As if people who suffer from the painful pangs of heartburn and acid reflux didn’t have enough to contend with, an alarming new study suggests that the most common medications used to treat these conditions can significantly increase the risk of stomach cancer.
The drugs in question are proton pump inhibitors (PPIs), which are used to suppress acid production in the stomach. The new study, conducted by the University College London and the University of Hong Kong, suggests that taking these, the most widely sold drugs in the world, may double the risk of stomach cancer. As Science Alert reports, it seems that taking these drugs over the long haul can increase that risk by almost 250 percent.
It’s important to note that this study, as the UCL website notes, doesn’t apply to occasional or short term use. With a short view, PPIs have proved safe and effective in suppressing acid production in the stomach. But for people who carry a bacterium called Helicobacter pylori, there is a heightened risk when taking the drugs for an extended time frame. Since about half of the world’s population has this bacteria naturally occurring inside their bodies, as the New York Daily News noted, it’s time to take stock of the risk of what happens when the drug and the bacteria are combined.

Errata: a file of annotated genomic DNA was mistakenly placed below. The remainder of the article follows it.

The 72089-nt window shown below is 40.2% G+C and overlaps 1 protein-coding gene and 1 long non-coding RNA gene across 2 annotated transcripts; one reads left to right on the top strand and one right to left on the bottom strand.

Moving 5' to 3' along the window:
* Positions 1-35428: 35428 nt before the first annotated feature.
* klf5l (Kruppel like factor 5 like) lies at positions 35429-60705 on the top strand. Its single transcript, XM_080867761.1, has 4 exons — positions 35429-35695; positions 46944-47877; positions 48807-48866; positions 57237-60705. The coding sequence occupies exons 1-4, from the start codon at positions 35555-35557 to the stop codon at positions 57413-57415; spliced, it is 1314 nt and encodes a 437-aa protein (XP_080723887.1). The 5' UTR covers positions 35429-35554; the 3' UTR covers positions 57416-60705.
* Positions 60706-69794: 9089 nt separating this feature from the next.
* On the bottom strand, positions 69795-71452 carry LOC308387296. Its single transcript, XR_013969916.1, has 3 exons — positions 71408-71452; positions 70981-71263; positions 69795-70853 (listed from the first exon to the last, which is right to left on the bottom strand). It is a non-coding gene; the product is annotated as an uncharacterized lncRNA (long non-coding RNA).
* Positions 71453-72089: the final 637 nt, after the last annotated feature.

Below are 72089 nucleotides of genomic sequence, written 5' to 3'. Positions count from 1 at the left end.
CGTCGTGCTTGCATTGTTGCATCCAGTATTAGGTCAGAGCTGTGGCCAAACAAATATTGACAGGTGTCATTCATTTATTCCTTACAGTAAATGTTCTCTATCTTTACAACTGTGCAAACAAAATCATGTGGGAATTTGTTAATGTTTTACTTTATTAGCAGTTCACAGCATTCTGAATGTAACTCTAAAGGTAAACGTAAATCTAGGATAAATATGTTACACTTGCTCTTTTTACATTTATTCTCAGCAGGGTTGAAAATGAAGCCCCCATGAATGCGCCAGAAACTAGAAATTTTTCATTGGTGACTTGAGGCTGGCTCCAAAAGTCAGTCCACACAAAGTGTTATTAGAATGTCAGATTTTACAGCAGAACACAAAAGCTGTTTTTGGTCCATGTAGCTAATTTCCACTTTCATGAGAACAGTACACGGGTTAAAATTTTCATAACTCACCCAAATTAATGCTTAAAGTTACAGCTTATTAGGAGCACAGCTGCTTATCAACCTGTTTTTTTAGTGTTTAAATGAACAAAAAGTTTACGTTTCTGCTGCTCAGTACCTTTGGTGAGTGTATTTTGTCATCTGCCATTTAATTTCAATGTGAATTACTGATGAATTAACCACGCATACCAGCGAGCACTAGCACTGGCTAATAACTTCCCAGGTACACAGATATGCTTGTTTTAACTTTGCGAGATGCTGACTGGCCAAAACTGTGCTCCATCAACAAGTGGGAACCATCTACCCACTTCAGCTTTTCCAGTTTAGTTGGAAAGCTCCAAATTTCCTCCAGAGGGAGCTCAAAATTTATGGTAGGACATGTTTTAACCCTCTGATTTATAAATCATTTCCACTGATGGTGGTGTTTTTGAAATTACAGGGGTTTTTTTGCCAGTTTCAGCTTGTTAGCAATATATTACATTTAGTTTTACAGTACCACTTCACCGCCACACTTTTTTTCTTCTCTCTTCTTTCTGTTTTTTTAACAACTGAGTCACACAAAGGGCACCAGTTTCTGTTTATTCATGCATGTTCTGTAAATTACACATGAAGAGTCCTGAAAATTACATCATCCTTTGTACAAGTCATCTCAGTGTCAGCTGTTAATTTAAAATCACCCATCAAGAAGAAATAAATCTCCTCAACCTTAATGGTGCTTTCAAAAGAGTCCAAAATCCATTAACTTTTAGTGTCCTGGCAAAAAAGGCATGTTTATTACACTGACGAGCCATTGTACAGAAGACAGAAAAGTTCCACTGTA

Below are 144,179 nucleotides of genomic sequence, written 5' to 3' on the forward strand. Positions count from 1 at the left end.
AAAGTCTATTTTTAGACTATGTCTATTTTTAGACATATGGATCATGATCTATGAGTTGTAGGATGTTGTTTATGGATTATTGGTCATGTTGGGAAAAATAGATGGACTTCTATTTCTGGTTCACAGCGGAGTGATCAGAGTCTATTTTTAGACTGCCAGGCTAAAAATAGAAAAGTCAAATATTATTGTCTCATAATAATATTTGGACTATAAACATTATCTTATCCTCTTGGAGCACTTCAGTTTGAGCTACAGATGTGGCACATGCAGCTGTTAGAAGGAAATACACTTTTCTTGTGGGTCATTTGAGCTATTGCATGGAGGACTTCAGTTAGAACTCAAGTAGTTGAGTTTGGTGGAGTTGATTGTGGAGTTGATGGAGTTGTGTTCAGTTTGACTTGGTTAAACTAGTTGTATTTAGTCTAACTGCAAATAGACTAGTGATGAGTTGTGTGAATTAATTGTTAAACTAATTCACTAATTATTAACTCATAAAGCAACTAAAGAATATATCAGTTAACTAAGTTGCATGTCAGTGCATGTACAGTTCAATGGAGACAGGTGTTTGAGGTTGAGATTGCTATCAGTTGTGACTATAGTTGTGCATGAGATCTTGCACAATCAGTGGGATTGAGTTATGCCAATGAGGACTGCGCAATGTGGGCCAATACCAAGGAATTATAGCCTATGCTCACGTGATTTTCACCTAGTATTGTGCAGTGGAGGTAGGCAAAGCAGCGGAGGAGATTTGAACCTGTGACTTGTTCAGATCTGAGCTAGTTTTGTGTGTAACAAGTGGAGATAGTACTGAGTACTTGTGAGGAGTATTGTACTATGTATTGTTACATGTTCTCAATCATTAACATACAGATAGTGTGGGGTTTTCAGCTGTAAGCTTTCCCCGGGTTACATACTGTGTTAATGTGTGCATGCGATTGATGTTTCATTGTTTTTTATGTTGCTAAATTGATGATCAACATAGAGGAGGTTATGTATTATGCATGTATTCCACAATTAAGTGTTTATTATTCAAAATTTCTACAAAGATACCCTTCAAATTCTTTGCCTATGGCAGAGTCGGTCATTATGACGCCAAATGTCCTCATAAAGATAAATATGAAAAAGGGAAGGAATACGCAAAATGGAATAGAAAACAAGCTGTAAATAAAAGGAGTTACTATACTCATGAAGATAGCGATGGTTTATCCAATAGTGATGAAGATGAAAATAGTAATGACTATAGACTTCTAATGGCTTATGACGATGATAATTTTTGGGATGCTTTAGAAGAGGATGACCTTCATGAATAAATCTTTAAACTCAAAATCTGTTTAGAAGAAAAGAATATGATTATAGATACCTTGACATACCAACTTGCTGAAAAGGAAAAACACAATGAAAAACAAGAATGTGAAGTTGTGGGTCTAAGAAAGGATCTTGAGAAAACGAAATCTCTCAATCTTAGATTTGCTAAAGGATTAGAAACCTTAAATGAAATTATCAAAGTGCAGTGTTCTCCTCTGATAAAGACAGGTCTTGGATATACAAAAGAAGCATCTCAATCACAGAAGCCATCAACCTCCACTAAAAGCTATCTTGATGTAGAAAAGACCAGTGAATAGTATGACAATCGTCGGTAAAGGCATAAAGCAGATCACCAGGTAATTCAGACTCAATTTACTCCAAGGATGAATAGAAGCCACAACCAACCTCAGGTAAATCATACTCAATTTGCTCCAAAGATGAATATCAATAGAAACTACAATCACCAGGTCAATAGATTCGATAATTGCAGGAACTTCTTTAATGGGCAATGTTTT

“Proton pump inhibitors (PPIs) are an important treatment of Helicobacter pylori infection and have good safety records for short-term use,” researcher Ian Wong from University College London told the Science Alert. “However, unnecessary long-term use should be avoided.”
Here are the details of the study: From an original group of 63,000 Hong Kong residents, 153 people developed stomach cancer. Those on PPIs were 2.44 times more likely to get cancer while those on alternative drugs, such as H2 blockers, had no increased risk. People taking PPIs on a daily basis showed an eight-fold greater risk of stomach cancer, according to the study. You can check out the full study here.
“Interestingly, the authors found no such correlation between gastric cancer risk and long-term treatment with other anti-suppressive drugs,” gastrointestinal infection researcher Richard Ferrero told Science Alert. “The work has important clinical implications as PPIs, which are among the top 10 selling generic drugs in the US, are commonly prescribed to treat heartburn.”
We should keep in mind that while this doubled risk is scary, medical experts say, it only manifests in a small number of people, roughly four in every 10,000 stomach cancer cases. And scientists aren’t entirely certain why the connection exists.